Online debates can escalate quickly, especially on Facebook. In the rush to make our point, we search for a phrase that's on the tip of our tongue, and hurriedly type the punchy aphorism so our opponents might quickly succumb to our erudition and wit. Only sometimes, we rush too fast; what seemed initially like the moment we would soar, turns out to be the moment we came down with a thud. When our opponent points out we've made an embarrassing blunder, our credibility (if we ever really had any) is shot. Here is a list of such moments; when in reaching for the knockout punch, the keyboard warrior reached too far...
In previous lists of misused words and phrases, I listed some fairly common examples of words and phrases that people sometimes misuse. The following list of misused words and phrases is harder to believe, but these are genuine English mistakes, made by students and others. I have collected these misused words and phrases from several sources. Enjoy!
As we said in the first part of "Misused Idioms and Phrases", a misused word or phrase can damage your credibility as a writer or speaker. Here is another selection of phrases and sayings that you should take care to get right.
Why on earth does English have both enquiry and inquiry — are they different words or not? Read on to discover the answer to this conundrum!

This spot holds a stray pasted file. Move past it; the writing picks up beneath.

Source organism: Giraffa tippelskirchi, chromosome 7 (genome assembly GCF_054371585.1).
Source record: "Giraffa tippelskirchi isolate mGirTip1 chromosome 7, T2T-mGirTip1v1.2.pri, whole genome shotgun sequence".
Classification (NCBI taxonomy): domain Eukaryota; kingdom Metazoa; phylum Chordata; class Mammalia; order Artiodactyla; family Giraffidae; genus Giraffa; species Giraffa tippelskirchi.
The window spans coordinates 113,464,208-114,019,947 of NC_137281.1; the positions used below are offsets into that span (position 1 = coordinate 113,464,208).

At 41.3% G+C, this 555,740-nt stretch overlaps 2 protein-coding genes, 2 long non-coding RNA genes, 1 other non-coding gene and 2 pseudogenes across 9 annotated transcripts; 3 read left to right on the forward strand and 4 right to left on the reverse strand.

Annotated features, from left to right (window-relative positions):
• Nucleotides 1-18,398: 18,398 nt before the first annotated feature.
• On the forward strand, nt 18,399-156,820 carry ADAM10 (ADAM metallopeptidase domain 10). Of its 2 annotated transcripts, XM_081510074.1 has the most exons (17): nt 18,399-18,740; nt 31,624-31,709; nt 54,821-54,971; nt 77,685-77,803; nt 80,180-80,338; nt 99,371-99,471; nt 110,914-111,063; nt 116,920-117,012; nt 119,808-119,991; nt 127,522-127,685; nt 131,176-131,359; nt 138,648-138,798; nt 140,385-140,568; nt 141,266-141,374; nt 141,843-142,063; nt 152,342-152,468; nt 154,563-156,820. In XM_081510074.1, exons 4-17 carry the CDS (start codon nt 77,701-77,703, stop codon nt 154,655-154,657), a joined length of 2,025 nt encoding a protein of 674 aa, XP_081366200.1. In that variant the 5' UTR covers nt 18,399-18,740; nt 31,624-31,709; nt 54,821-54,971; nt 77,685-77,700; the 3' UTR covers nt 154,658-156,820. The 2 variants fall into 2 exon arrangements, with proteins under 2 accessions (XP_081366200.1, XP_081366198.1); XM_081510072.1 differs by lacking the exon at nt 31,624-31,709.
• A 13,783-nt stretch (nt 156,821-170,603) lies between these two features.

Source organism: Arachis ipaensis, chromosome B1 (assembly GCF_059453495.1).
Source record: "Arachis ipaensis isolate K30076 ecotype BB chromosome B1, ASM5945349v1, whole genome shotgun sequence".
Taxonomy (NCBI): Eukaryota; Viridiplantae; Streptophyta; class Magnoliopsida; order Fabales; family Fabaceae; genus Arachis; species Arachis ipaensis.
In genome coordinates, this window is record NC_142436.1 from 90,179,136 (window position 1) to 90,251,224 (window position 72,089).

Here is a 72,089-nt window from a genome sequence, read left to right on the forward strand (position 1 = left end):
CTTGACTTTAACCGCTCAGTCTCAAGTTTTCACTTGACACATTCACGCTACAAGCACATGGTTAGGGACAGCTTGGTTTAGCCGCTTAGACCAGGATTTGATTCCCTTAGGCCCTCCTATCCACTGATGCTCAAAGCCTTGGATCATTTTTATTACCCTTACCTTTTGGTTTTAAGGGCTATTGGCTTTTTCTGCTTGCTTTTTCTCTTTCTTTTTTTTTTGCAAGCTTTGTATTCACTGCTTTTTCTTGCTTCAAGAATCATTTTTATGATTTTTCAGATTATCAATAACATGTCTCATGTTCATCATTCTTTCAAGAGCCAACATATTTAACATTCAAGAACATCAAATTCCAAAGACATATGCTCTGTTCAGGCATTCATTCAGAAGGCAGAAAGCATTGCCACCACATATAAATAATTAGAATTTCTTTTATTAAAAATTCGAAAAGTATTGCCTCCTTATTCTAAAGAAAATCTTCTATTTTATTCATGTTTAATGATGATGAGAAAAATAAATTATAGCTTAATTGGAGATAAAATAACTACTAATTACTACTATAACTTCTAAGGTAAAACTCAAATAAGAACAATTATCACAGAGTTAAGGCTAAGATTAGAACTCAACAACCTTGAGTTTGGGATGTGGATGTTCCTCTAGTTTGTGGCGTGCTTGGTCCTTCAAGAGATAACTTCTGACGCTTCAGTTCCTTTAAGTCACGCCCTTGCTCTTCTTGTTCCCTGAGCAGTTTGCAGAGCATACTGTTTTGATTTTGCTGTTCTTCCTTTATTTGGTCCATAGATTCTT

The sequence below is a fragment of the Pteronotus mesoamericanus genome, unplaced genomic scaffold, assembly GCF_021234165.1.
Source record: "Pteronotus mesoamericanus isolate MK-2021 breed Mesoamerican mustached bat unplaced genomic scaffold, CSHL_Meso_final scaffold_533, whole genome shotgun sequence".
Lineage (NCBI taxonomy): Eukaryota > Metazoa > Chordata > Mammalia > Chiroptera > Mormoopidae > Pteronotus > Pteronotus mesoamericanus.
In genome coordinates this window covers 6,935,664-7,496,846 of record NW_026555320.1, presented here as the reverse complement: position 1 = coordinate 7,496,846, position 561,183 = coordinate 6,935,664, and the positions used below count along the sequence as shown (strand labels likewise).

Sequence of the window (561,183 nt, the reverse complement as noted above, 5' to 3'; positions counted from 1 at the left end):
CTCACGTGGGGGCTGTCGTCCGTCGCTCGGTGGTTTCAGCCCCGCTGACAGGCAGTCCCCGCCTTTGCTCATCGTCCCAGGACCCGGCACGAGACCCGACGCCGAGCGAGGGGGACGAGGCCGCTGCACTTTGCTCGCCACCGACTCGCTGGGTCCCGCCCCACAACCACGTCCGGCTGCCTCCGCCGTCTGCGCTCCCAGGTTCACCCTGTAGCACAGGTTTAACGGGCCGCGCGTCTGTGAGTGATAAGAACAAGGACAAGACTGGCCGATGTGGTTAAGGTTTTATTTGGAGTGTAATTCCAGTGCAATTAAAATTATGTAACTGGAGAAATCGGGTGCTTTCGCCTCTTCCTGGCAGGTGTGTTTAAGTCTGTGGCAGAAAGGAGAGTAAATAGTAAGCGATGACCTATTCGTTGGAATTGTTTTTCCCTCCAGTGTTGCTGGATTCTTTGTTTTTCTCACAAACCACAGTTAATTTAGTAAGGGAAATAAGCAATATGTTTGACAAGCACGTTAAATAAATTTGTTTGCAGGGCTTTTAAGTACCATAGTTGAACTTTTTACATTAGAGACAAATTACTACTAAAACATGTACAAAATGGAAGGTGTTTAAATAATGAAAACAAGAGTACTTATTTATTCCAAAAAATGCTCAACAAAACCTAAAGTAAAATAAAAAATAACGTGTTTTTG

There is a lot of research on the persuasiveness, or otherwise, of so-called "hedge words" — words that qualify a statement or make you sound equivocal (such as "possibly" and "probably"). Most research I have read recommends eliminating hedge words, where you can. More nuanced research suggests that qualified statements can be more persuasive than unqualified statements, depending on your audience. For example, if your reader knows and is interested in your subject, then qualified statements may persuade them more than unqualified statements; however, for people who do not know your subject or who are uninterested or who are too busy to really pay attention, then hedge words can deplete the strength and meaning of your message. Here is a list of hedge words to think carefully about.
It may sound counter-intuitive, but using emphatic language can sometimes weaken your argument rather than strengthen your argument. By contrast, understatement has much more persuasive force. Look at the following list of emphatic words and phrases and think about whether you really need them in your writing.
If you're like me, then you prefer to read what did happen rather than what did not happen. To improve your writing, try turning negative words and phrases into "positive" words and phrases. Here is a list that might help you.
It behoves good writers to avoid archaisms as much as possible. Archaisms are old-fashioned words that usually sound contrived or pretentious. Here are a few archaisms and some plain English alternatives you might want to think about.